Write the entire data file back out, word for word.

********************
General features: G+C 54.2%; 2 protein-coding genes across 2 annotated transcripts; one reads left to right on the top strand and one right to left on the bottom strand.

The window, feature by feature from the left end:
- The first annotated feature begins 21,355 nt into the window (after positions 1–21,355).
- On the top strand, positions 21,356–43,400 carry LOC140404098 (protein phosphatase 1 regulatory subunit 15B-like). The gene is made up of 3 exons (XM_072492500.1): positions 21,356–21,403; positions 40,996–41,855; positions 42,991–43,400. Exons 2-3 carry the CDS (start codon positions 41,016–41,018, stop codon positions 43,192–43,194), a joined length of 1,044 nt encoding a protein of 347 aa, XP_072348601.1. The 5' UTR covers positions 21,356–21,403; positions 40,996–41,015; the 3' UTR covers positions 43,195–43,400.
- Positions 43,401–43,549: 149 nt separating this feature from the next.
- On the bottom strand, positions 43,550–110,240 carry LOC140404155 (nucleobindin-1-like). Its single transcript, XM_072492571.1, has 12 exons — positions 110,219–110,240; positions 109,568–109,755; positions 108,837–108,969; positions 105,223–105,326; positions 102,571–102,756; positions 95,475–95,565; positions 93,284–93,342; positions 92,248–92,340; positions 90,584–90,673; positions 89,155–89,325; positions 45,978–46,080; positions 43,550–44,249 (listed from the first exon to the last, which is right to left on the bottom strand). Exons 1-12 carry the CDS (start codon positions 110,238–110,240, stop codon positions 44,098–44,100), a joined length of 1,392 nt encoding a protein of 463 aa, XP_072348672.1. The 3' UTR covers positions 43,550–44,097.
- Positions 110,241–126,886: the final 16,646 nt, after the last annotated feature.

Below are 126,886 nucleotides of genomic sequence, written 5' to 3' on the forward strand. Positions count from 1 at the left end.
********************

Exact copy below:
General features: G+C 54.2%; 2 protein-coding genes across 2 annotated transcripts; one reads left to right on the top strand and one right to left on the bottom strand.

The window, feature by feature from the left end:
- The first annotated feature begins 21,355 nt into the window (after positions 1–21,355).
- On the top strand, positions 21,356–43,400 carry LOC140404098 (protein phosphatase 1 regulatory subunit 15B-like). The gene is made up of 3 exons (XM_072492500.1): positions 21,356–21,403; positions 40,996–41,855; positions 42,991–43,400. Exons 2-3 carry the CDS (start codon positions 41,016–41,018, stop codon positions 43,192–43,194), a joined length of 1,044 nt encoding a protein of 347 aa, XP_072348601.1. The 5' UTR covers positions 21,356–21,403; positions 40,996–41,015; the 3' UTR covers positions 43,195–43,400.
- Positions 43,401–43,549: 149 nt separating this feature from the next.
- On the bottom strand, positions 43,550–110,240 carry LOC140404155 (nucleobindin-1-like). Its single transcript, XM_072492571.1, has 12 exons — positions 110,219–110,240; positions 109,568–109,755; positions 108,837–108,969; positions 105,223–105,326; positions 102,571–102,756; positions 95,475–95,565; positions 93,284–93,342; positions 92,248–92,340; positions 90,584–90,673; positions 89,155–89,325; positions 45,978–46,080; positions 43,550–44,249 (listed from the first exon to the last, which is right to left on the bottom strand). Exons 1-12 carry the CDS (start codon positions 110,238–110,240, stop codon positions 44,098–44,100), a joined length of 1,392 nt encoding a protein of 463 aa, XP_072348672.1. The 3' UTR covers positions 43,550–44,097.
- Positions 110,241–126,886: the final 16,646 nt, after the last annotated feature.

Below are 126,886 nucleotides of genomic sequence, written 5' to 3' on the forward strand. Positions count from 1 at the left end.